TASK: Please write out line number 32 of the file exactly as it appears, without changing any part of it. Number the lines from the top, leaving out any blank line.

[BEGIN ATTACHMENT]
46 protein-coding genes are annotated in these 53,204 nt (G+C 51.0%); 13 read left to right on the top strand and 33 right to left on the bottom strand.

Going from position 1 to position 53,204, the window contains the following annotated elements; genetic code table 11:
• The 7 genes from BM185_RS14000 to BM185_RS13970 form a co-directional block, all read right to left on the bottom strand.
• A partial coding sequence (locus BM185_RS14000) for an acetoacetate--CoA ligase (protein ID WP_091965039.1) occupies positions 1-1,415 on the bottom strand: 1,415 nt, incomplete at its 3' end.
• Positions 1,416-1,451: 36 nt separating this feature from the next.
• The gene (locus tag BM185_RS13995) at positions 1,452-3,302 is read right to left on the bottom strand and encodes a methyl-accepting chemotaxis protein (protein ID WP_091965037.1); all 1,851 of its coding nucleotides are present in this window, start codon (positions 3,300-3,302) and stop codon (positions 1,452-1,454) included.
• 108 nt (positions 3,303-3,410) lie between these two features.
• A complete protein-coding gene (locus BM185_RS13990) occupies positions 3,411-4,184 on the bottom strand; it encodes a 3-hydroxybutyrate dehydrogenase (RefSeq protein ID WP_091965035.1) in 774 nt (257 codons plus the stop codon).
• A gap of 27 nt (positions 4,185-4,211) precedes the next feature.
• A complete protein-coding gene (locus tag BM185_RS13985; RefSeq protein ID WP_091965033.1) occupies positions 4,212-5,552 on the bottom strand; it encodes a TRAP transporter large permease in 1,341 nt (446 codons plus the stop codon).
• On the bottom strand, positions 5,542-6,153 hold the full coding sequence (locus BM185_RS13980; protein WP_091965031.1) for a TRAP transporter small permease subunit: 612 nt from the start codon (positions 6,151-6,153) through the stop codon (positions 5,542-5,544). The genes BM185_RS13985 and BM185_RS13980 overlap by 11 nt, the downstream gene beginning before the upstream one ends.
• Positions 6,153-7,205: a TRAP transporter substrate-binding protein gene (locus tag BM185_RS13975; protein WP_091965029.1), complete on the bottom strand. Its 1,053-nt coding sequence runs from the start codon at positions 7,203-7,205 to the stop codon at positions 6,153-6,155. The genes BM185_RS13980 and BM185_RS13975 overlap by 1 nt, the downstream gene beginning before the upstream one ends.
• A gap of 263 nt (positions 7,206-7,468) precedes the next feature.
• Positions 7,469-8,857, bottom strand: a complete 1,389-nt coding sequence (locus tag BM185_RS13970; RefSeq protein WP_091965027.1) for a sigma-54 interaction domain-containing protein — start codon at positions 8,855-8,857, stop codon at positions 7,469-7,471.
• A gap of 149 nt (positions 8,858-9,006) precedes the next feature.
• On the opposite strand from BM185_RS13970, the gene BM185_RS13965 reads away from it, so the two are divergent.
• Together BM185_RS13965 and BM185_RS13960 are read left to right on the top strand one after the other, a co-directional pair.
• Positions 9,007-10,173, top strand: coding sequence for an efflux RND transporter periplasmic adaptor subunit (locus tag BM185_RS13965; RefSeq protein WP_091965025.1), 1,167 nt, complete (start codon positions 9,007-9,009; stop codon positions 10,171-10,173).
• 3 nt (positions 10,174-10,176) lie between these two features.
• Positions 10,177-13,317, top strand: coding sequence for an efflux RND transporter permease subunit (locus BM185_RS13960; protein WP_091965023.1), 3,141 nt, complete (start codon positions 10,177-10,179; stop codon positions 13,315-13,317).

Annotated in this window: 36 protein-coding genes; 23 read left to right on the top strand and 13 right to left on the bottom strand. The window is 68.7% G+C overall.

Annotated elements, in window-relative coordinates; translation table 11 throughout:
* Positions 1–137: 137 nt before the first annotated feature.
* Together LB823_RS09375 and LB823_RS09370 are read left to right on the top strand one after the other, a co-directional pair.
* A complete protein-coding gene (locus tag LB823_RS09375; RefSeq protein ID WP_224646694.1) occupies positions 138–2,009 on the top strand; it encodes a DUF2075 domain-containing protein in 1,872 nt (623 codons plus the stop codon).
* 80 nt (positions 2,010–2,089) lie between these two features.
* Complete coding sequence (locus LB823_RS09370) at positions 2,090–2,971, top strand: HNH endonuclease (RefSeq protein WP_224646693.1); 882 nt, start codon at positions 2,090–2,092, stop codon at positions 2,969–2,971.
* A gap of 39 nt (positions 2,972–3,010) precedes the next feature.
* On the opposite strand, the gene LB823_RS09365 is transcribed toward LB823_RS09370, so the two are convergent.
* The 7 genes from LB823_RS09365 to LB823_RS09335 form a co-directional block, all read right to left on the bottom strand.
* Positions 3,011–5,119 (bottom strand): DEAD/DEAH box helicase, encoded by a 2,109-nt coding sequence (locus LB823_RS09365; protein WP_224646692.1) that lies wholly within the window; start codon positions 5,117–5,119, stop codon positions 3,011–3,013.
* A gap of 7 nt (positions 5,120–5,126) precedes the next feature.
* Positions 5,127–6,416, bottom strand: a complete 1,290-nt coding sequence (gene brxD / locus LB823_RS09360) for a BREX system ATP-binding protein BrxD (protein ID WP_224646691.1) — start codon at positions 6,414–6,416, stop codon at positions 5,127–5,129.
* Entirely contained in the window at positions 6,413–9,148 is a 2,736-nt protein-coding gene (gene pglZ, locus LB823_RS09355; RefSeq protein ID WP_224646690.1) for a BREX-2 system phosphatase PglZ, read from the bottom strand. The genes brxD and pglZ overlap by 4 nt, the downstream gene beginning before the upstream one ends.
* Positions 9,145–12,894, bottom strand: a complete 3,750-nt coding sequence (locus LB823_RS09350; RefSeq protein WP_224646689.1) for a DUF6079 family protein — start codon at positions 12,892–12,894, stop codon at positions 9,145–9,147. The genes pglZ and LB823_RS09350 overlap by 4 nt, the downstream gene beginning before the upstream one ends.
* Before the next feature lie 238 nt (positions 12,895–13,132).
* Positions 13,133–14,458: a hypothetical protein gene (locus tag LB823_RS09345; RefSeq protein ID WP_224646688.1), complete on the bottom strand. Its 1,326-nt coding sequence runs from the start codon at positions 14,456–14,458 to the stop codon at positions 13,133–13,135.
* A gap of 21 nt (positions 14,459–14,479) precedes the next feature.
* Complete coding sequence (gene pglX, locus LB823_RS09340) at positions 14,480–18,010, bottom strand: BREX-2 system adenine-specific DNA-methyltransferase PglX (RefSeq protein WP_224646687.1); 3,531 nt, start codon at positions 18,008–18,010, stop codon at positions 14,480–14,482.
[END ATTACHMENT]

* A gap of 7 nt (positions 5,120–5,126) precedes the next feature.